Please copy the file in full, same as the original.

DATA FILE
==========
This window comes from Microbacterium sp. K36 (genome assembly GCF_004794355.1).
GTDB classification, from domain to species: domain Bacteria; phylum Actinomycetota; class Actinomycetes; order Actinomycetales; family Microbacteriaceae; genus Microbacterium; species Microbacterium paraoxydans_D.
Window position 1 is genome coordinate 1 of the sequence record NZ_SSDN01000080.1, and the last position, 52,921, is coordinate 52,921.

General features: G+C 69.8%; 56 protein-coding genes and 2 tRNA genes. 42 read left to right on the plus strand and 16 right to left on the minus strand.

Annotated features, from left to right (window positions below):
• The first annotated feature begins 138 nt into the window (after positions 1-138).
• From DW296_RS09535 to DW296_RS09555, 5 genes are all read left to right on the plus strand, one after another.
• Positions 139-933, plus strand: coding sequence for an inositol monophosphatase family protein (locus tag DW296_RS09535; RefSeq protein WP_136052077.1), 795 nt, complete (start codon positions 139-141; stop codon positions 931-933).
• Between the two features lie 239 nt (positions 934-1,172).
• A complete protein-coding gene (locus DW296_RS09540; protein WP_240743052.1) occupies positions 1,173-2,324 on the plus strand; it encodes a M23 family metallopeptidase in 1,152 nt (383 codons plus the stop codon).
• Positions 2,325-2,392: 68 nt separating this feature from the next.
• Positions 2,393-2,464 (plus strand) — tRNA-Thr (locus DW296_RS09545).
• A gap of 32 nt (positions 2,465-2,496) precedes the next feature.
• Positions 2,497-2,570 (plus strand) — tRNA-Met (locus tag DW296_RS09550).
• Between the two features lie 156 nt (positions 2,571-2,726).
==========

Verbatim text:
This window comes from Microbacterium sp. K36 (genome assembly GCF_004794355.1).
GTDB classification, from domain to species: domain Bacteria; phylum Actinomycetota; class Actinomycetes; order Actinomycetales; family Microbacteriaceae; genus Microbacterium; species Microbacterium paraoxydans_D.
Window position 1 is genome coordinate 1 of the sequence record NZ_SSDN01000080.1, and the last position, 52,921, is coordinate 52,921.

General features: G+C 69.8%; 56 protein-coding genes and 2 tRNA genes. 42 read left to right on the plus strand and 16 right to left on the minus strand.

Annotated features, from left to right (window positions below):
• The first annotated feature begins 138 nt into the window (after positions 1-138).
• From DW296_RS09535 to DW296_RS09555, 5 genes are all read left to right on the plus strand, one after another.
• Positions 139-933, plus strand: coding sequence for an inositol monophosphatase family protein (locus tag DW296_RS09535; RefSeq protein WP_136052077.1), 795 nt, complete (start codon positions 139-141; stop codon positions 931-933).
• Between the two features lie 239 nt (positions 934-1,172).
• A complete protein-coding gene (locus DW296_RS09540; protein WP_240743052.1) occupies positions 1,173-2,324 on the plus strand; it encodes a M23 family metallopeptidase in 1,152 nt (383 codons plus the stop codon).
• Positions 2,325-2,392: 68 nt separating this feature from the next.
• Positions 2,393-2,464 (plus strand) — tRNA-Thr (locus DW296_RS09545).
• A gap of 32 nt (positions 2,465-2,496) precedes the next feature.
• Positions 2,497-2,570 (plus strand) — tRNA-Met (locus tag DW296_RS09550).
• Between the two features lie 156 nt (positions 2,571-2,726).